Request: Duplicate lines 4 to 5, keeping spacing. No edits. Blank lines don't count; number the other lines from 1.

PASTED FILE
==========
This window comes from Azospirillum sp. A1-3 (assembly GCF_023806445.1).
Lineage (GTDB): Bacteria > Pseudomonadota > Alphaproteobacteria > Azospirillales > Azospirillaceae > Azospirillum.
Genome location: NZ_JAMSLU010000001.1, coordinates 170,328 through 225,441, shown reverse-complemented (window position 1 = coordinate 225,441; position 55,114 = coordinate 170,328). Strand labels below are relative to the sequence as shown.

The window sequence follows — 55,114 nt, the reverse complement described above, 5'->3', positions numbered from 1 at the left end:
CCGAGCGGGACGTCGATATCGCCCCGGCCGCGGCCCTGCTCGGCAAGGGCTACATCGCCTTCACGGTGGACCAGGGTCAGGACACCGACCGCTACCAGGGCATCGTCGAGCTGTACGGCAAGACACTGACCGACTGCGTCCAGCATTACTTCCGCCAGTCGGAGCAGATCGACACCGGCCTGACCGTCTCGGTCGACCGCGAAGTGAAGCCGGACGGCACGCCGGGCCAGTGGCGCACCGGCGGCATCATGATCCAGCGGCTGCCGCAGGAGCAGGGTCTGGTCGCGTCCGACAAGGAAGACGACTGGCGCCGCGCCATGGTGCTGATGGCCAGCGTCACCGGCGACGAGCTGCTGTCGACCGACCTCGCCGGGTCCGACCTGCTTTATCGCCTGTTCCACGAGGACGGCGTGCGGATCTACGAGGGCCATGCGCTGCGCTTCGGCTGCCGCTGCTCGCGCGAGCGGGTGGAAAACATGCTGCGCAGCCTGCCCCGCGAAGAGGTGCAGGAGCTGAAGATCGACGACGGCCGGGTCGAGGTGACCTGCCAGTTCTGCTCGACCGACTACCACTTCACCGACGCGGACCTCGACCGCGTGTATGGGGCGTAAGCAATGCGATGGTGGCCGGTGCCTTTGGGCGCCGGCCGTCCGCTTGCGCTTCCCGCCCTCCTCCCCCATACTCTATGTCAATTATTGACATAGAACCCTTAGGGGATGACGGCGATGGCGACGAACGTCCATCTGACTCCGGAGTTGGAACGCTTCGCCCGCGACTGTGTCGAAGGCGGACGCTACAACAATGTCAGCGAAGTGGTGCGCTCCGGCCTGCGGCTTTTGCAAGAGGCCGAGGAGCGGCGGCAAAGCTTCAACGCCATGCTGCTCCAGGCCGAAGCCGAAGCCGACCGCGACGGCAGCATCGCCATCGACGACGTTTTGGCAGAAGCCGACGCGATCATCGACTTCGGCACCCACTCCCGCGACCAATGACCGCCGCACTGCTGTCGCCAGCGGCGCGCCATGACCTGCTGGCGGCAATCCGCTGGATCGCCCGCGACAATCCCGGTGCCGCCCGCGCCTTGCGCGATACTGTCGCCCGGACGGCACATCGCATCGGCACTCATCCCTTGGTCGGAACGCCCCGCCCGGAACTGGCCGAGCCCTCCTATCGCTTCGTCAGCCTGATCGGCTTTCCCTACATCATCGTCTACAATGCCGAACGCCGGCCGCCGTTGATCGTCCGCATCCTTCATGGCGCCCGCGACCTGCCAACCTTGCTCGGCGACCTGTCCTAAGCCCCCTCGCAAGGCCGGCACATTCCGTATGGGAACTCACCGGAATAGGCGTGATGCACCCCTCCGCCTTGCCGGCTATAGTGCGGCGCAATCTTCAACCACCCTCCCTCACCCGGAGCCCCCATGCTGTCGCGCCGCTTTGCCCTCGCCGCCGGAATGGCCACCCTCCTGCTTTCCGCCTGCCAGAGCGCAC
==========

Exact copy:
The window sequence follows — 55,114 nt, the reverse complement described above, 5'->3', positions numbered from 1 at the left end:
CCGAGCGGGACGTCGATATCGCCCCGGCCGCGGCCCTGCTCGGCAAGGGCTACATCGCCTTCACGGTGGACCAGGGTCAGGACACCGACCGCTACCAGGGCATCGTCGAGCTGTACGGCAAGACACTGACCGACTGCGTCCAGCATTACTTCCGCCAGTCGGAGCAGATCGACACCGGCCTGACCGTCTCGGTCGACCGCGAAGTGAAGCCGGACGGCACGCCGGGCCAGTGGCGCACCGGCGGCATCATGATCCAGCGGCTGCCGCAGGAGCAGGGTCTGGTCGCGTCCGACAAGGAAGACGACTGGCGCCGCGCCATGGTGCTGATGGCCAGCGTCACCGGCGACGAGCTGCTGTCGACCGACCTCGCCGGGTCCGACCTGCTTTATCGCCTGTTCCACGAGGACGGCGTGCGGATCTACGAGGGCCATGCGCTGCGCTTCGGCTGCCGCTGCTCGCGCGAGCGGGTGGAAAACATGCTGCGCAGCCTGCCCCGCGAAGAGGTGCAGGAGCTGAAGATCGACGACGGCCGGGTCGAGGTGACCTGCCAGTTCTGCTCGACCGACTACCACTTCACCGACGCGGACCTCGACCGCGTGTATGGGGCGTAAGCAATGCGATGGTGGCCGGTGCCTTTGGGCGCCGGCCGTCCGCTTGCGCTTCCCGCCCTCCTCCCCCATACTCTATGTCAATTATTGACATAGAACCCTTAGGGGATGACGGCGATGGCGACGAACGTCCATCTGACTCCGGAGTTGGAACGCTTCGCCCGCGACTGTGTCGAAGGCGGACGCTACAACAATGTCAGCGAAGTGGTGCGCTCCGGCCTGCGGCTTTTGCAAGAGGCCGAGGAGCGGCGGCAAAGCTTCAACGCCATGCTGCTCCAGGCCGAAGCCGAAGCCGACCGCGACGGCAGCATCGCCATCGACGACGTTTTGGCAGAAGCCGACGCGATCATCGACTTCGGCACCCACTCCCGCGACCAATGACCGCCGCACTGCTGTCGCCAGCGGCGCGCCATGACCTGCTGGCGGCAATCCGCTGGATCGCCCGCGACAATCCCGGTGCCGCCCGCGCCTTGCGCGATACTGTCGCCCGGACGGCACATCGCATCGGCACTCATCCCTTGGTCGGAACGCCCCGCCCGGAACTGGCCGAGCCCTCCTATCGCTTCGTCAGCCTGATCGGCTTTCCCTACATCATCGTCTACAATGCCGAACGCCGGCCGCCGTTGATCGTCCGCATCCTTCATGGCGCCCGCGACCTGCCAACCTTGCTCGGCGACCTGTCCTAAGCCCCCTCGCAAGGCCGGCACATTCCGTATGGGAACTCACCGGAATAGGCGTGATGCACCCCTCCGCCTTGCCGGCTATAGTGCGGCGCAATCTTCAACCACCCTCCCTCACCCGGAGCCCCCATGCTGTCGCGCCGCTTTGCCCTCGCCGCCGGAATGGCCACCCTCCTGCTTTCCGCCTGCCAGAGCGCAC